In anticipation of an increase in patients requiring a temporary tracheostomy due to the huge surge in patients placed on ICU ventilation at the peak of the COVID-19 pandemic, the NHS England National Patient Safety Team launched a National Patient Safety Improvement programme to rapidly support the NHS to provide safe tracheostomy care.
Tracheostomy is a procedure to provide an artificial airway to assist breathing. A small surgical opening is made through the front of the neck into the windpipe and a curved plastic tube, known as a tracheostomy tube, is placed through the hole allowing air to flow in and out of the windpipe. There are various reasons why someone might need a tracheostomy. The commonest reasons are due to a blockage of the normal air passages (nose and mouth or at the back of the throat) or because a patient needs help from a ventilator for more than a few weeks.
Previous research showed up to 30% (nearly one in three) patients receiving tracheostomy care have been found to suffer from avoidable harms related to lack of equipment, staff training, and/or limited infrastructure. During the pandemic this risk increased as patients with temporary tracheostomies were managed in makeshift ICUs or ward areas, and by staff who may not be familiar with the key principles to keep these complex and vulnerable patients safe.
To support staff to keep tracheostomy patients safe at this challenging time, the National Patient Safety Improvement Programme expanded the work of the Improving Tracheostomy Care (ITC) project, that had been working with 20 NHS sites between 2016 and 2019; and commissioned the Academic Health Science Network’s (AHSN) 15 Patient Safety Collaboratives to rapidly deliver safety interventions across 180 NHS hospital sites in England.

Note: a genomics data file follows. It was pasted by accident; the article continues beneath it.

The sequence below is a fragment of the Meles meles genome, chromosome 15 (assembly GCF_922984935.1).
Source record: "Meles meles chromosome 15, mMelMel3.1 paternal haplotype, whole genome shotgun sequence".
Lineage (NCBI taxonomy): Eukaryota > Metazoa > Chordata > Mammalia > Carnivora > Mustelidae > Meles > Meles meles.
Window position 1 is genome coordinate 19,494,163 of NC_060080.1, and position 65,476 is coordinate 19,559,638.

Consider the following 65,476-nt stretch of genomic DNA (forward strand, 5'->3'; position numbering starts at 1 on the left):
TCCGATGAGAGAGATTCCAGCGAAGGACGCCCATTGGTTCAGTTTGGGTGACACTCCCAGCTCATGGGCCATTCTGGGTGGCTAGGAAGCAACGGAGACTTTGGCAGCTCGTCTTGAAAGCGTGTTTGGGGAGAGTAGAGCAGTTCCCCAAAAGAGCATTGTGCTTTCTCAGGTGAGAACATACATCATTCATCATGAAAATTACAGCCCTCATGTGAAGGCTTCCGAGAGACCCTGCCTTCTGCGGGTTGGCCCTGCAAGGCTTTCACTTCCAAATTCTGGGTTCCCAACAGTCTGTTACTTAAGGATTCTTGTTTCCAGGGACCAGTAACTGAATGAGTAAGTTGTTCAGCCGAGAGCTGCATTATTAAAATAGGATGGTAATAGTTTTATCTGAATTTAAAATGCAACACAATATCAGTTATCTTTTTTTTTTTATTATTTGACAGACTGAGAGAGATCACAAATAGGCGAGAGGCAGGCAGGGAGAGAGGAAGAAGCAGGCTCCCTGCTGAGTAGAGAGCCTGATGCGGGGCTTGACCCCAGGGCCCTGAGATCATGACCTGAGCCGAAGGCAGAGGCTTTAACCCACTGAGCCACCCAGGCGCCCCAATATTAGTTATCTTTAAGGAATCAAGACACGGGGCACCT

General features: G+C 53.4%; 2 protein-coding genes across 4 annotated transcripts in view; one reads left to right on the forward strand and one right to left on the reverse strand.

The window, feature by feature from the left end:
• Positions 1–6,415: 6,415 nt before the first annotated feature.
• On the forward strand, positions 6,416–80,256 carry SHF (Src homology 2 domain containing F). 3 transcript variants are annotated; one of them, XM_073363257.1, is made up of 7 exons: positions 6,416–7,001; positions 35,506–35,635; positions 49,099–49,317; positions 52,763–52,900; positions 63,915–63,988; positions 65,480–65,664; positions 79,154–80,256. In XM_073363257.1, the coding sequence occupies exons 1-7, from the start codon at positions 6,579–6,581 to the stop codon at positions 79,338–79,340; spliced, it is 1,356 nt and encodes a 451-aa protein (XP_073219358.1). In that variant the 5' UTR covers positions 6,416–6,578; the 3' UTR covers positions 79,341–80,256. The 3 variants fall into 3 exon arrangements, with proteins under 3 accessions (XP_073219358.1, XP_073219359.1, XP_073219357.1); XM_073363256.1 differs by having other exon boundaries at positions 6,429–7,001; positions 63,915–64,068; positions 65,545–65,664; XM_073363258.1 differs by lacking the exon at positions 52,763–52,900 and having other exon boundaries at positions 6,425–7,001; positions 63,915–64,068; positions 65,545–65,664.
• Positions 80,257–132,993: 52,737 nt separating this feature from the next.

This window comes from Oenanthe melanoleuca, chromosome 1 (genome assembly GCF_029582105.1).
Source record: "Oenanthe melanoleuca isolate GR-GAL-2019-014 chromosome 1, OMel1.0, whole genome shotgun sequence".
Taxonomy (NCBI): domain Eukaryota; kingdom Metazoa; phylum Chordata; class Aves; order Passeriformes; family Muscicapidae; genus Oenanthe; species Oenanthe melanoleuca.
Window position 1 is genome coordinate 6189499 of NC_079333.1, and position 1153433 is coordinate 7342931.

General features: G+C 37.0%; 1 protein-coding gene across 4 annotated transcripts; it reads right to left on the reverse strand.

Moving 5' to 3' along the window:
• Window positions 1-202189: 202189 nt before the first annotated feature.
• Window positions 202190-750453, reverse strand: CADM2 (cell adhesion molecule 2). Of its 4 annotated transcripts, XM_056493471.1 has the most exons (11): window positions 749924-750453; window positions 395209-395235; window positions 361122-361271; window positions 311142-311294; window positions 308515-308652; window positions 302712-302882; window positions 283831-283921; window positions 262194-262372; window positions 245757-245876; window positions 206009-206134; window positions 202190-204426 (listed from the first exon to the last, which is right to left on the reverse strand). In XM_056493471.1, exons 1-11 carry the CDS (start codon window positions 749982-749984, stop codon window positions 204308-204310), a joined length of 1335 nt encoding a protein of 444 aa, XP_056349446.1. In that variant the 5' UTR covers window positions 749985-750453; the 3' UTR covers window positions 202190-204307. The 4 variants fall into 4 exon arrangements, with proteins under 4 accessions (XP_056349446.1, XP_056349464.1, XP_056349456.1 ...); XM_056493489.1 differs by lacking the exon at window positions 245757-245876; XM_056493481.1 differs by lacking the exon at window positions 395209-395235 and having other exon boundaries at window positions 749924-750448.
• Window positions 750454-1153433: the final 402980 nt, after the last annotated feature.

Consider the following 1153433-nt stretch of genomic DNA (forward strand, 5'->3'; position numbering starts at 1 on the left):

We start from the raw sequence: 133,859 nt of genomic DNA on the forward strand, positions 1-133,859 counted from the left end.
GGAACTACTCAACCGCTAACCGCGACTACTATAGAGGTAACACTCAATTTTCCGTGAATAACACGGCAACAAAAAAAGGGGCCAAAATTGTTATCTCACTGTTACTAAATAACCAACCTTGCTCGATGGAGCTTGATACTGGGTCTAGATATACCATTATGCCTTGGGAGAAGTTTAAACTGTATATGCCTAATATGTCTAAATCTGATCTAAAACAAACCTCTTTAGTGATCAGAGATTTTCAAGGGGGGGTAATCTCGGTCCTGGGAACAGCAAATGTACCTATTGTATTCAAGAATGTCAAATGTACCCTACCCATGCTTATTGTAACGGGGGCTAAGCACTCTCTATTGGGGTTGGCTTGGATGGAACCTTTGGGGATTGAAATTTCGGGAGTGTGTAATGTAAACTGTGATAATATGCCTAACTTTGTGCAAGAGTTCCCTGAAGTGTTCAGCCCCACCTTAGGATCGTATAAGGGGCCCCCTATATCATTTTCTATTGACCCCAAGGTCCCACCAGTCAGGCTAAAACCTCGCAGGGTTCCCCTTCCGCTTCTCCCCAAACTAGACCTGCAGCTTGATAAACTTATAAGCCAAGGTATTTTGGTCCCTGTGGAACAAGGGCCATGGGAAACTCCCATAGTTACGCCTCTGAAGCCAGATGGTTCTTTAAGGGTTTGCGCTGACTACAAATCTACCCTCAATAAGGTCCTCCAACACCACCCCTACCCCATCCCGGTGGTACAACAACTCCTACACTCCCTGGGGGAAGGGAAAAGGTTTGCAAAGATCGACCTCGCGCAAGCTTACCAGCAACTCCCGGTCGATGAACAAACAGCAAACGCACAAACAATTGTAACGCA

Central to this was the roll out of the three safety specific strategies (interventions) from the ITC programme:
- Standardised tracheostomy care bundles – evidence-based practices that are grouped together to encourage the consistent delivery of safe care.
- Bedhead signs – providing specific key information about the patient’s tracheostomy, along with details of what staff should do in an emergency and who to call for help.
- Standardised bedside and ward tracheostomy equipment – ensuring emergency equipment needed to manage a blocked or displaced tube was immediately available at all times, and accompanied the patient wherever they went during their hospital stay
A ‘Safer Tracheostomy Care – a toolkit for healthcare staff’ was also developed by a multi-disciplinary team to further support healthcare staff.